JimLucas Posted May 19, 2004 Share Posted May 19, 2004 Dave Elliott made the following comment in the Baritone Anglos Topic, but with my response I feel the subject has the potential of a separate Topic, so here we are. I think that you either need a very strong/distinctive voice to sing against an instrument in your own pitch, or you need to use the octave separation to avoid a muddy tone. Depends a lot on the details of the accompaniment... and on how loud you play. If you're doubling your voice exactly on the concertina, it's harder to be heard. But a voice that isn't doubled stands out as a separate musical "voice". Doubling up an octave or even two (e.g., on a treble English) seems to work for low (male) voices, as does doubling an octave up (on a treble) or down (on a baritone) for high (female) voices. In my experience, doubling a baritone or bass voice down an octave rarely (I won't say never) works, but I think that's mainly because it's difficult to play a melody in such a deep range without it seeming muddy and oppressive, regardless of whether it accompanies singing. Having said all that, I do sometimes double my voice exactly, and it seems to work if I'm not too deep in my vocal range. Another way of getting your voice to stand out is to have the durations in the accompaniment differ from those in the voice, e.g., as sustained chords, or staccato notes. Quote Link to comment Share on other sites More sharing options...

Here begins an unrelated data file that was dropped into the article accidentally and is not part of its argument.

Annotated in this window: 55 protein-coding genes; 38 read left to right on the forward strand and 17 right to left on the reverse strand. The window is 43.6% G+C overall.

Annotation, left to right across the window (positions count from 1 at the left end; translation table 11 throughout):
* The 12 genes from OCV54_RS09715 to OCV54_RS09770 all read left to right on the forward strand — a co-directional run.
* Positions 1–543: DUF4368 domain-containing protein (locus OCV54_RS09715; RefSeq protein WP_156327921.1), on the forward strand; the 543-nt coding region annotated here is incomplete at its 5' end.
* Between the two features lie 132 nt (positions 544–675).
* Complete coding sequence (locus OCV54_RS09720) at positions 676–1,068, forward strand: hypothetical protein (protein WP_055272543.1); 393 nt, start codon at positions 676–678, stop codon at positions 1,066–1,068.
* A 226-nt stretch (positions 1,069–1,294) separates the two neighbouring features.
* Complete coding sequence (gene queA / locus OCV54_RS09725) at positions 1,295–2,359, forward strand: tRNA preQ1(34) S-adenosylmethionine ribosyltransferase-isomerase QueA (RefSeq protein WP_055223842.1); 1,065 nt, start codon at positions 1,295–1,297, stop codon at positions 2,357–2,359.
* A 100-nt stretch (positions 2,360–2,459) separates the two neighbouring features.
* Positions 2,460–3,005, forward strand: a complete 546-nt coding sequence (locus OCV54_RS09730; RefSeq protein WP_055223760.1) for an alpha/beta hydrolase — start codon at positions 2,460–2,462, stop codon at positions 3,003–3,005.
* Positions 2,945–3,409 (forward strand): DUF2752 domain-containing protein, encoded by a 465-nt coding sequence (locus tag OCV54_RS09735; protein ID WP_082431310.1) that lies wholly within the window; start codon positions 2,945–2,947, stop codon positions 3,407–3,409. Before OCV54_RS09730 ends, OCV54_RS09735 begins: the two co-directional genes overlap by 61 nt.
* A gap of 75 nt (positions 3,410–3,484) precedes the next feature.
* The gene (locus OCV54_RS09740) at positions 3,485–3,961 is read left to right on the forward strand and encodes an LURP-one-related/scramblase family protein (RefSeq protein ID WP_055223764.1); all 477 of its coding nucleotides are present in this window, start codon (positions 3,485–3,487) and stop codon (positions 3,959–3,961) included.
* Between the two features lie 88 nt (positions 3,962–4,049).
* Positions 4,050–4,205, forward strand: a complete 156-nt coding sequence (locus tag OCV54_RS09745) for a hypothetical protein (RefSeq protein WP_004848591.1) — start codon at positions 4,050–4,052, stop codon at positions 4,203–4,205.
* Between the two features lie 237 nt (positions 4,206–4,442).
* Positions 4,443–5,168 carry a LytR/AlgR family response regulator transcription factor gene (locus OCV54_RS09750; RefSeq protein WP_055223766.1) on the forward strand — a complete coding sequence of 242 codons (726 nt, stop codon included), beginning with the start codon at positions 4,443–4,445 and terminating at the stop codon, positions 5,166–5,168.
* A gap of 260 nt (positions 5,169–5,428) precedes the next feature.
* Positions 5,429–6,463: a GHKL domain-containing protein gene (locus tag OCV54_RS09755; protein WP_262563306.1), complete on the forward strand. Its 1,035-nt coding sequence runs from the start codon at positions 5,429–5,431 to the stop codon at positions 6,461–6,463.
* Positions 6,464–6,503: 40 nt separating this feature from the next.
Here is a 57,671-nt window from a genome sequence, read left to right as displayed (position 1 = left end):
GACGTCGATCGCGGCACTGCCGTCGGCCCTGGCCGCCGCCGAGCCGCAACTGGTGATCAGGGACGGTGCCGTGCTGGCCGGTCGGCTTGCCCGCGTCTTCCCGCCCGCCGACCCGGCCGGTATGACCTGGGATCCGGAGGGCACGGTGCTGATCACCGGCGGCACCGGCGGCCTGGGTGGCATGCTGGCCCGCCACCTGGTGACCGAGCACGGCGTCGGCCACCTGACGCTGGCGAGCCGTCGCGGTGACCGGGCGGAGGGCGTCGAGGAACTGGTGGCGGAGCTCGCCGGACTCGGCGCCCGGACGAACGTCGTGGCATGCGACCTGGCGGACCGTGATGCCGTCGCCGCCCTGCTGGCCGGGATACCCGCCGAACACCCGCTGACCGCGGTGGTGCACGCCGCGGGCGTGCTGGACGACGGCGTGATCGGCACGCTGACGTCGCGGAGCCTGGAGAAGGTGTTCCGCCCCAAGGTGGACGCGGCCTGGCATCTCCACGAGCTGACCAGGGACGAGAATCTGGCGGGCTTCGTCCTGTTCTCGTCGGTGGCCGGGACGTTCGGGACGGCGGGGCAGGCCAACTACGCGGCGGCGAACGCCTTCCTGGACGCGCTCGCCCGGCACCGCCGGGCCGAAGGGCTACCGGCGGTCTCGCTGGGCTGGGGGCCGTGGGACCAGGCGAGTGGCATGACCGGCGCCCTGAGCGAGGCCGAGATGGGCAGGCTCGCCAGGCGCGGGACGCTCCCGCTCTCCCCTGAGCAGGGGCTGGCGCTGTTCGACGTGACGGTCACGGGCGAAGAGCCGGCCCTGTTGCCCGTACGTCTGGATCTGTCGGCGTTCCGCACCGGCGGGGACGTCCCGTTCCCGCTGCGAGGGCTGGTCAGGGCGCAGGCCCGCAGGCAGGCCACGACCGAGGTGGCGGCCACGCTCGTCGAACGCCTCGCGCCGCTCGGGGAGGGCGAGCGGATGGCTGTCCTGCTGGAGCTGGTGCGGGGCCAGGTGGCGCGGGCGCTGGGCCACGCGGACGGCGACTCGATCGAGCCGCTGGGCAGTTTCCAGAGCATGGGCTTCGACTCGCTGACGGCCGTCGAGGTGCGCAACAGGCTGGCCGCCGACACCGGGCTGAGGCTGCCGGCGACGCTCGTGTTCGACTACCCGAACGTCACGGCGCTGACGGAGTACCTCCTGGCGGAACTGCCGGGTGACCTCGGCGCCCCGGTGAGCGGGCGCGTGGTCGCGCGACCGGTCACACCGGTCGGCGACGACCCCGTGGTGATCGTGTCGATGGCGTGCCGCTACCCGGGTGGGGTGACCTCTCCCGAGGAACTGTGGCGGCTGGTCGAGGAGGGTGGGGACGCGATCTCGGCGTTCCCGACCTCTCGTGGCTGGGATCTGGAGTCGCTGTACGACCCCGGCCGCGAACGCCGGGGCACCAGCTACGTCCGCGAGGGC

Join the conversation
You can post now and register later. If you have an account, sign in now to post with your account.